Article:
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|Title:||Bayou Segnette Waterway dredged material placement study preliminary assessment|
|Authors:||United States. Army. Corps of Engineers. New Orleans District.|
Suir, Glenn M.
Piercy, Candice D.
Johnston, James B.
|Keywords:||Bayou Segnette Waterway|
Dredged Material Placement - Study
|Publisher:||Environmental Laboratory (U.S.)|
Engineer Research and Development Center (U.S.)
|Series/Report no.:||ERDC/EL TR ; 13-3.|
Abstract: The Bayou Segnette Waterway (BSWW) has a history of shallowness due to shoaling and consequently requires periodic dredging to maintain its navigability. However, traditional dredged material placement sites along the BSWW are either at or near capacity. Therefore, this study set out to identify viable options for future maintenance dredging and recommend innovative methods of transport and placement of material dredged from the BSWW. The approach of this study was to characterize existing conditions of the waterway and nearby landscapes, as well as to inventory dredge history information (past and future volumetric estimates of the channel and placement area capacities). The landscape analyses performed as part of this study consist of land change, habitat, and elevation assessments. The majority of the landscape surrounding the BSWW is highly stable, but does contain viable shallow-water areas for beneficial use applications. The BSWW area consists of comparatively healthy attached and floating fresh marsh. Floating landscapes provide opportunities for applying relatively novel dredged material placement applications, especially in areas where placement capacities are limited. Additionally, the BSWW area consists of elevations that are lower than those ideal for fresh and intermediate marshes. Adding sediment to floating and attached marshes within the BSWW project area could potentially provide elevation and nutrient benefits to those areas. The BSWW area has adequate placement capacity for the volume of material to be dredged, assuming thin-layer placement on floating marsh is a viable placement option, and estimated capacities at identified wetland sites are reasonable.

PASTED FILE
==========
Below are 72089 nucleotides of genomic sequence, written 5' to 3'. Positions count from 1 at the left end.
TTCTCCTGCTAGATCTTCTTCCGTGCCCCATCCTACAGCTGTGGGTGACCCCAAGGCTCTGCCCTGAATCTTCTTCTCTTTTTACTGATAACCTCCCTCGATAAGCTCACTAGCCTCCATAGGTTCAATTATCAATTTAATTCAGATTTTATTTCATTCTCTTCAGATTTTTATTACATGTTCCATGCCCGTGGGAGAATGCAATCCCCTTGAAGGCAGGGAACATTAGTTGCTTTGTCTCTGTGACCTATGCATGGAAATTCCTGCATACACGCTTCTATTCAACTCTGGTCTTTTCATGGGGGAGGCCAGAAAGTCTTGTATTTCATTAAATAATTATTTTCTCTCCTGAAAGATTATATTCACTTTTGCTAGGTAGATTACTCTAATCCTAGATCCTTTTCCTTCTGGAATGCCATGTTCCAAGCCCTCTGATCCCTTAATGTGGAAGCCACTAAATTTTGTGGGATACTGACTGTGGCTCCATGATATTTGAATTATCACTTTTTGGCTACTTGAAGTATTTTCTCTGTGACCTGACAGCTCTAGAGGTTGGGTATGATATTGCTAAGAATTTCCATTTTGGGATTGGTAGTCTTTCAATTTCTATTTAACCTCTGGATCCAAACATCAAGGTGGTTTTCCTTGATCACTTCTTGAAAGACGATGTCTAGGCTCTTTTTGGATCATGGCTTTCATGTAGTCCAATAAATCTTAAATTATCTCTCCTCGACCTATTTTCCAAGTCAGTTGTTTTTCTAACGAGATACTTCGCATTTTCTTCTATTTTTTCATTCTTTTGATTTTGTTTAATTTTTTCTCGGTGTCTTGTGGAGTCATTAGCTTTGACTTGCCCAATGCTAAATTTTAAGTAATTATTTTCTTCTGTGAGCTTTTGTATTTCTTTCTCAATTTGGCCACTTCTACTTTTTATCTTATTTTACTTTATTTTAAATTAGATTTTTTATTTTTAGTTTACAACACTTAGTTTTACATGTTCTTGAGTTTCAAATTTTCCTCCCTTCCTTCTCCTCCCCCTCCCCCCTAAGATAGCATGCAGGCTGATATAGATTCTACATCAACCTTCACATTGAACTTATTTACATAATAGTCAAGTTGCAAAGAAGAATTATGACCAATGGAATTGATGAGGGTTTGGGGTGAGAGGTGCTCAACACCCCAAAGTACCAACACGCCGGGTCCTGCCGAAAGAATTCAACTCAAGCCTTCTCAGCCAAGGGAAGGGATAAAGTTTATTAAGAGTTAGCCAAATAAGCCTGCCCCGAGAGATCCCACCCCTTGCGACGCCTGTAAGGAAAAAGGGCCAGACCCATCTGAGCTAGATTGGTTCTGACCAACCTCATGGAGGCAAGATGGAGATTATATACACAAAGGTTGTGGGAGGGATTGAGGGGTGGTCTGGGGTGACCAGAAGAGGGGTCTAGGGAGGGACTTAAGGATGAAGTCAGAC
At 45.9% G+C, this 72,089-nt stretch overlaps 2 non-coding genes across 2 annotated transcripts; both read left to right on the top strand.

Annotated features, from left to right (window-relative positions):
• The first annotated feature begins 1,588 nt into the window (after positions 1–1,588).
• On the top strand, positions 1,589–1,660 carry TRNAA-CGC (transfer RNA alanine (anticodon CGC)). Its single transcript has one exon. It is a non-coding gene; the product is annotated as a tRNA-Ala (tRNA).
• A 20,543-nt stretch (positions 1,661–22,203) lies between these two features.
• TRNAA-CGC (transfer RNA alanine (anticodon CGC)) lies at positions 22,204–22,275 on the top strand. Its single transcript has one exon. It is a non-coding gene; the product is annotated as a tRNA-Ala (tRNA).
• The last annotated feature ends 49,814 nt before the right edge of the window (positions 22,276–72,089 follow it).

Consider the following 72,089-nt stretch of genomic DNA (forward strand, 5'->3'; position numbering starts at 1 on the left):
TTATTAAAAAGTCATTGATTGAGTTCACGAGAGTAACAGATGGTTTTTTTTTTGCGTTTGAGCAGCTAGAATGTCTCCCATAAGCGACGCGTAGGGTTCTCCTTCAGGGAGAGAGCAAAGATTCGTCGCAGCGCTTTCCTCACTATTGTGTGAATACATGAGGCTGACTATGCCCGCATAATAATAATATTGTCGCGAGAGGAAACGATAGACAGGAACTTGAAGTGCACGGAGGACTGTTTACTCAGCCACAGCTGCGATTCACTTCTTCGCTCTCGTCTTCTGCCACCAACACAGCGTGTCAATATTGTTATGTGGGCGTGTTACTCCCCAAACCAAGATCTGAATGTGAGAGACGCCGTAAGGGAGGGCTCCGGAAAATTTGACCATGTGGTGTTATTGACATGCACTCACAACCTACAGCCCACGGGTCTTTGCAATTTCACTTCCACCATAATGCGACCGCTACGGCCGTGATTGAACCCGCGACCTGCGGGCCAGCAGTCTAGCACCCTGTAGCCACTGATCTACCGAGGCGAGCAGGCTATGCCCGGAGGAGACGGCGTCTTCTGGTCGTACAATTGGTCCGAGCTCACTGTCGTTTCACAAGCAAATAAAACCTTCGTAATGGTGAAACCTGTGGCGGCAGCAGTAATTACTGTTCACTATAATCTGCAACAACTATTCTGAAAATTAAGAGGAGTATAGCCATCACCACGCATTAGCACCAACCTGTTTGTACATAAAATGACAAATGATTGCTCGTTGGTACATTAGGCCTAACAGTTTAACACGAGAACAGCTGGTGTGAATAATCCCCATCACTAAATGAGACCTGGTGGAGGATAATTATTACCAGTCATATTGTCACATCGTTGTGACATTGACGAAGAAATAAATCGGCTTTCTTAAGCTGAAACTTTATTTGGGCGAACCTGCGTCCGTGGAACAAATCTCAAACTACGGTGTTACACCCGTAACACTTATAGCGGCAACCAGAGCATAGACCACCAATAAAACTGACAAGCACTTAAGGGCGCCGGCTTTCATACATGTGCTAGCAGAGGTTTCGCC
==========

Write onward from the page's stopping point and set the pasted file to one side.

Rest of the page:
|Appears in Collections:||Technical Report|